The Benefits of Ion–Molecule Chemistry for the Determination of Titanium in Whole Blood and Serum Using Quadrupole-Based Collision–Reaction Cell ICP-MS Technology

Nov 01, 2013
Volume 28, Issue 11

This article highlights the benefits of using ion-molecule chemistry in a quadrupole-based collision–reaction cell to determine titanium levels in the presence of problematic polyatomic spectral interferences encountered in the analysis of human blood and serum samples from patients who have undergone artificial joint replacement surgery. The study specifically focuses on the ability of ammonia gas to react with titanium in the cell to form an interference-free titanium molecular ion, which can then be used for quantitation. Detection limits and spike recovery data on serum reference materials will be presented that suggest that this methodology offers a viable alternative to double focusing, magnetic sector inductively coupled plasma–mass spectrometry technology for this analysis.


Table I: Common polyatomic spectral interferences on the stable isotopes of titanium
Titanium metal and its alloys are commonly used in metallic knee and hip replacement joints. Wear and tear over time often can cause metal particulates from the joint to contaminate the surrounding tissue. In addition, various electrochemical and corrosion processes taking place in the body can lead to serious leakage of titanium into the bloodstream. As a result, it is important to be able to monitor titanium levels in whole blood and serum in patients that have undergone, or are due to undergo, knee or hip replacement surgery. Unfortunately, the determination of titanium in these kinds of biological matrices by quadrupole-based inductively coupled plasma–mass spectrometry (ICP-MS) involves many challenges because of significant spectroscopic interferences from isobaric overlaps from calcium isotopes and other molecular ions; these interferences include ions such as PO+, SO+, CO2 +, ArC+, NO2 +, and ClC+ produced by a combination of matrix and solvent components in the sample. As a result, real-world detection capability by this technique is severely compromised (1). Table I provides a summary of these potential problematic polyatomic spectral interferences on the five titanium isotopes.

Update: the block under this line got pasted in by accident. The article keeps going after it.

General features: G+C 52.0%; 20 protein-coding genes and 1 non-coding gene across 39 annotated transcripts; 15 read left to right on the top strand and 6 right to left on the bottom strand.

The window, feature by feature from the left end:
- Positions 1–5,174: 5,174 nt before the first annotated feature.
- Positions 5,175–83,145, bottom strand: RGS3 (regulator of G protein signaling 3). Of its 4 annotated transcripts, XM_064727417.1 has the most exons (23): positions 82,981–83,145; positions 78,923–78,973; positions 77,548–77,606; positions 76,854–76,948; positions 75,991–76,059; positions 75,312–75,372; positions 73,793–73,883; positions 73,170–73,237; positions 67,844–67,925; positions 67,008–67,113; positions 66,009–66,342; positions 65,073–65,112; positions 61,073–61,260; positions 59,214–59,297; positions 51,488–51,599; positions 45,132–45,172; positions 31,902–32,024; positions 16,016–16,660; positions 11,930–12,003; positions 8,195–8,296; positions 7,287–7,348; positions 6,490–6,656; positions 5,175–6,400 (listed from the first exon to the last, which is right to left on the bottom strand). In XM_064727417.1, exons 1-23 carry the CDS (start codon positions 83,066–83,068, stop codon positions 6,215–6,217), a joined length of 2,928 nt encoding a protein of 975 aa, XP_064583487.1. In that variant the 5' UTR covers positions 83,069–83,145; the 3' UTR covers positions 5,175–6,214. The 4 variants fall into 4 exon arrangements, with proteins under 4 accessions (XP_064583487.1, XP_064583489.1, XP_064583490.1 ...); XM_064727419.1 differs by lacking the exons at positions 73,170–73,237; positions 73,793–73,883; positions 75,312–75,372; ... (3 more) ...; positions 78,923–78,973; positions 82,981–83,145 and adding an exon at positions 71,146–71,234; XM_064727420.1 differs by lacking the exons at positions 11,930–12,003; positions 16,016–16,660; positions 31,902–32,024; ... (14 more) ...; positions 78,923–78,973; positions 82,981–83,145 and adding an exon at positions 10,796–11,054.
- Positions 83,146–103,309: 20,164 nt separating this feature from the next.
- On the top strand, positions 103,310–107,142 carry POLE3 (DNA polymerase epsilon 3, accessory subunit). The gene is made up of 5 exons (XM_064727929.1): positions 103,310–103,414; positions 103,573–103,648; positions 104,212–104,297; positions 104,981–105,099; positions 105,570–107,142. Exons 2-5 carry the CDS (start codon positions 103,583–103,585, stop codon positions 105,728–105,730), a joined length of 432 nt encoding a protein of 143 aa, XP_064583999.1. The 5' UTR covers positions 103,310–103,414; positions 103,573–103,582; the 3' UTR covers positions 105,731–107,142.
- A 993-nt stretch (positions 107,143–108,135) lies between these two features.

Moreover, interference-reduction techniques using collision–reaction cell technology have also proved inadequate to quantify titanium in these matrices because of the difficulty to reduce these problematic spectral interferences (2). Consequently, achievable titanium detection limits in these samples using quadrupole ICP-MS have been on the order of ≥200 µg/L (1,3). For this reason, researchers have turned their attention to magnetic sector ICP-MS to resolve the polyatomic interferences away from the analyte mass (4,5). This technique offered the potential of much lower detection limits, but in practice, proved to be somewhat problematic, because the only practical isotope available for quantitation was 47Ti (7.4% abundant) as a result of the interferences from 48Ca+ and 32S16O+ on the major isotope of 48Ti (73.7% abundant). In addition, to achieve satisfactory separation of 47Ti from the 31P16O+ interference, medium resolving power (R s = 4000) was required, which also compromised the achievable detection capability. However, the instrument detection limit (IDL) and method detection limit (MDL) values obtained in one of these studies (5) were 0.01µg/L and 0.07 µg/L, respectively, which are still significantly better than those achieved using quadrupole ICP-MS.


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